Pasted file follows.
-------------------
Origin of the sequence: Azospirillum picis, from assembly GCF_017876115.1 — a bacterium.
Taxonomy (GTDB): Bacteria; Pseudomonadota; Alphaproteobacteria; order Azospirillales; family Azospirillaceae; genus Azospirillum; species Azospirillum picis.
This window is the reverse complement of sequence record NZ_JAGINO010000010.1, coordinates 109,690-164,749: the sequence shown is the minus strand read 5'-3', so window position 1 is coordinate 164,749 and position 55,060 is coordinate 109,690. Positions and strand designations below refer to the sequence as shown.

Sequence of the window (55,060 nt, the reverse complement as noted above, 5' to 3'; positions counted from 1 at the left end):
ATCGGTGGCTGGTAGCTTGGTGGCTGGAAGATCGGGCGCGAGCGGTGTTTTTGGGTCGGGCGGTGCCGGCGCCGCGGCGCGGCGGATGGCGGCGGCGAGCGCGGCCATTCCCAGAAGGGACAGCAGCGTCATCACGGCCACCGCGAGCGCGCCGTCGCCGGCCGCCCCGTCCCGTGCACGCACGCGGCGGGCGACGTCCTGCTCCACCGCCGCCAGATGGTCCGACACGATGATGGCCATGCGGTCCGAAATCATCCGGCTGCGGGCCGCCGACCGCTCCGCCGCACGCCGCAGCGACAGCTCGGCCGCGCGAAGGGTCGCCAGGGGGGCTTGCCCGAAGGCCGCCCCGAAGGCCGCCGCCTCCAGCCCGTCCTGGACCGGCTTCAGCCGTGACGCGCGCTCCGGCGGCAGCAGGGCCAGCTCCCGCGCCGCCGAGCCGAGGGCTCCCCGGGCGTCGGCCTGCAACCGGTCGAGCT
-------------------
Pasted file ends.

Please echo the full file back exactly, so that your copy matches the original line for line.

Origin of the sequence: Azospirillum picis, from assembly GCF_017876115.1 — a bacterium.
Taxonomy (GTDB): Bacteria; Pseudomonadota; Alphaproteobacteria; order Azospirillales; family Azospirillaceae; genus Azospirillum; species Azospirillum picis.
This window is the reverse complement of sequence record NZ_JAGINO010000010.1, coordinates 109,690-164,749: the sequence shown is the minus strand read 5'-3', so window position 1 is coordinate 164,749 and position 55,060 is coordinate 109,690. Positions and strand designations below refer to the sequence as shown.

Sequence of the window (55,060 nt, the reverse complement as noted above, 5' to 3'; positions counted from 1 at the left end):
ATCGGTGGCTGGTAGCTTGGTGGCTGGAAGATCGGGCGCGAGCGGTGTTTTTGGGTCGGGCGGTGCCGGCGCCGCGGCGCGGCGGATGGCGGCGGCGAGCGCGGCCATTCCCAGAAGGGACAGCAGCGTCATCACGGCCACCGCGAGCGCGCCGTCGCCGGCCGCCCCGTCCCGTGCACGCACGCGGCGGGCGACGTCCTGCTCCACCGCCGCCAGATGGTCCGACACGATGATGGCCATGCGGTCCGAAATCATCCGGCTGCGGGCCGCCGACCGCTCCGCCGCACGCCGCAGCGACAGCTCGGCCGCGCGAAGGGTCGCCAGGGGGGCTTGCCCGAAGGCCGCCCCGAAGGCCGCCGCCTCCAGCCCGTCCTGGACCGGCTTCAGCCGTGACGCGCGCTCCGGCGGCAGCAGGGCCAGCTCCCGCGCCGCCGAGCCGAGGGCTCCCCGGGCGTCGGCCTGCAACCGGTCGAGCT